When Do You Need a Model Release? A lawyer answers.

Most portrait photographers think that to use a photo of a person in a commercial way, they must get a model release; however, this is only partially true.  In actuality, there are a number of situations where someone's image can be used commercially without a model release, and also some situations where a model release could be needed even if the image is not used for advertising.

Taking a photo never requires a model release.  The publishing of that photo including someone's likeness, however, may require a model release.  Generally, a model release is only required if the way the photo is published makes it seem that the person in the photo endorses the product, service, or organization.  A model release would almost always be required if the use is for advertising.  A model release is not needed for publishing the photo as news, or for artistic or editorial expression.

Always Use a Contract With Your Photography Clients

You should always have a contract with a client when you're hired to take pictures of them.  This simply sets expectations for both you and the client.  If you don't have a standard contract with your clients, please go download my free general photography contract.  In the contract, there is a short and simple model release.  By simply having a contract with your client that includes a model release, you have your bases covered.  You'll be able to use photos of your wedding, senior portrait, or other clients on your website and social media, or whatever use the contract allows.

There really is no excuse for not having a simple contract with every single client you ever have.  It eliminates countless situations that could otherwise create tension between you and the client.  Do not do a paid shoot without a contract–period!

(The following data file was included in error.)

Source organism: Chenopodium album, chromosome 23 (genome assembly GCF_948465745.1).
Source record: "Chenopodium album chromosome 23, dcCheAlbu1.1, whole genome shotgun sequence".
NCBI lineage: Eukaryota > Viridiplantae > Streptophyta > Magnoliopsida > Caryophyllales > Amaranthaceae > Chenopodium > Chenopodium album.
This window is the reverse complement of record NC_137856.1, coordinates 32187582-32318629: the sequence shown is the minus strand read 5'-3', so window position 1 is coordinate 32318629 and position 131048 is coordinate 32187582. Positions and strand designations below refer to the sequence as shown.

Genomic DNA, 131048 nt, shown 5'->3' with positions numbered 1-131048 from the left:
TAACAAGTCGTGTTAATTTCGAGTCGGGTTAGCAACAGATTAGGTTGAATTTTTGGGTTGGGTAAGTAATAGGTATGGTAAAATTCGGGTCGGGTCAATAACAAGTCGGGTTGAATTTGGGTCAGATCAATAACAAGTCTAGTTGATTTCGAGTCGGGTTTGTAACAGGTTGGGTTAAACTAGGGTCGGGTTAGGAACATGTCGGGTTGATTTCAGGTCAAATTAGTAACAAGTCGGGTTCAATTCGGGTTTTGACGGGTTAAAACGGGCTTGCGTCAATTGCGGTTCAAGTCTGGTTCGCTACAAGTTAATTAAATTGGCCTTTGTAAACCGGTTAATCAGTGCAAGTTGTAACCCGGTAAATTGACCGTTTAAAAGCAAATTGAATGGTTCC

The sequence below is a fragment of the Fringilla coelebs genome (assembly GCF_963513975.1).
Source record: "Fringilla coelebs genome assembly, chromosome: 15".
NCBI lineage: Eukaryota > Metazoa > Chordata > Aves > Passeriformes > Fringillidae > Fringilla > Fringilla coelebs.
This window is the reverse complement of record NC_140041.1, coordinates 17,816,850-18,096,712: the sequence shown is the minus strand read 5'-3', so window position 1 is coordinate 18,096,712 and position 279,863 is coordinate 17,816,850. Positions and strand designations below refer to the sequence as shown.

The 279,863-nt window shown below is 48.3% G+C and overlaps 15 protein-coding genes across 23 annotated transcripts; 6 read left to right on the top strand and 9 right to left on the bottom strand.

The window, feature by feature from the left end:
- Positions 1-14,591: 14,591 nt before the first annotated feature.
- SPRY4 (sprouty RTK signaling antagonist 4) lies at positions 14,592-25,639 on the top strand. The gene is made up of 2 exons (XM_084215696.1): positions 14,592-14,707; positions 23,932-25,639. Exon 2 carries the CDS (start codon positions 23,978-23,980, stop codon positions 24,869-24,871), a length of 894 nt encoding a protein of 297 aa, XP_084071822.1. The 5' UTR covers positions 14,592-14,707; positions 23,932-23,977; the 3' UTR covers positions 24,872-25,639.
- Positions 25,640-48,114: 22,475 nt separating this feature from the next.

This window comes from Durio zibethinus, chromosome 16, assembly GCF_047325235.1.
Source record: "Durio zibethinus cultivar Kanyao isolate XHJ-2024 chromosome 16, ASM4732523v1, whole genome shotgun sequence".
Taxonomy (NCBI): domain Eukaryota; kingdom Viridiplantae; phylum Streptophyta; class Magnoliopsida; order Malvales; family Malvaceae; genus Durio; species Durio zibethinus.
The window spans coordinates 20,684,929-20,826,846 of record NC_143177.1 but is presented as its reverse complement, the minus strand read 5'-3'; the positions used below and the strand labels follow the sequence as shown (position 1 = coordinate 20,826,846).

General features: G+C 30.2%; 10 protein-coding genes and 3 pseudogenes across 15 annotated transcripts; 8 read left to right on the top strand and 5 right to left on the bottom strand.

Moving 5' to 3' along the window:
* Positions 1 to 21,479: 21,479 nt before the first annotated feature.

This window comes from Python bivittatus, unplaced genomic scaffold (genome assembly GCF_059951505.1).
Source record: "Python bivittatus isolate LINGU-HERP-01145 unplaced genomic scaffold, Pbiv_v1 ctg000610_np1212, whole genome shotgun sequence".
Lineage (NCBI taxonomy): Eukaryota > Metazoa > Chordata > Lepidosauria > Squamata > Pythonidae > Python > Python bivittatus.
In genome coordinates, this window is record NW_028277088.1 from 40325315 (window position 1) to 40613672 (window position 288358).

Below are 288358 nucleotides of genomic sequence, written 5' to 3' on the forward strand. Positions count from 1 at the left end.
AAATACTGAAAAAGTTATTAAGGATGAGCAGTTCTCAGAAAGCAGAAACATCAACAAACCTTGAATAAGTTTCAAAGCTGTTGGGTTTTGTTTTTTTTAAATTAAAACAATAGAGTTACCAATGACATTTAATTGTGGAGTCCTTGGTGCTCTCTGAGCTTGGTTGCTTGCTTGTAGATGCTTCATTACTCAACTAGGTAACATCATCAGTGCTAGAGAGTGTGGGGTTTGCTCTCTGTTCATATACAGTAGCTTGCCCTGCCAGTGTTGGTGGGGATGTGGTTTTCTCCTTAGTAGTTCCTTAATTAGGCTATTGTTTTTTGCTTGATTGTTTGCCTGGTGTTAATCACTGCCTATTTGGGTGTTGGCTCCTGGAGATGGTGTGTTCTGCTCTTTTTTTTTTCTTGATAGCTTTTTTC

Model Releases Deal With the Publishing of a Photo–Not the Taking of a Photo

Suppose you take a picture of Donald Trump in a Manhattan alleyway checking his hair in the reflection on a metal garbage can.  The photo comes out perfectly, and you want to sell the photo to the maker of the garbage can.  The garbage can company offers you a hansome sum of money, and you're tempted, but you realize that you are about to profit from Donald Trump's likeness.  Uh oh, you think.  Trouble!  Should you sell the photo?

The answer is definitely yes!  You've done nothing wrong.  You took a photo and sold that photo.  Remember, model releases are about PUBLISHING photos–not taking them.  You haven't even published the photo.  However, you'd certainly need to communicate to the client that you do not have a model release and make them aware of the limitations on how the photo could be used.

Model releases have nothing to do with your legal right to take a photo.  They deal only with the publishing of that photo.

Selling a Photo Never Requires a Model Release

Suppose you take a great portrait and you want to sell the actual photo to someone else: a news agency, an individual, an art buyer, etc.  You never need a model release to sell the photo.  Why? Becuase you're not publishing the photo.  You're merely offering the information for sale.  In the landmark case of James Brown v. Corbis, it was established that merely putting a photo up for sale on a website did not violate the plaintiff's right to publicity.

It should be noted that the buyer may require a model release before the sale is made so that they can publish the photo as they desire (such as when you sell a photo to a stock agency), but no publishing has happened in this instance.

Street Photography and Fine Art

Generally, artistic expression is protected free speech, and photos which include a person and are published purely as artistic expression do not require a model release.  However, just because the photographer takes the photo to create art, does not mean the photo can be published in any way.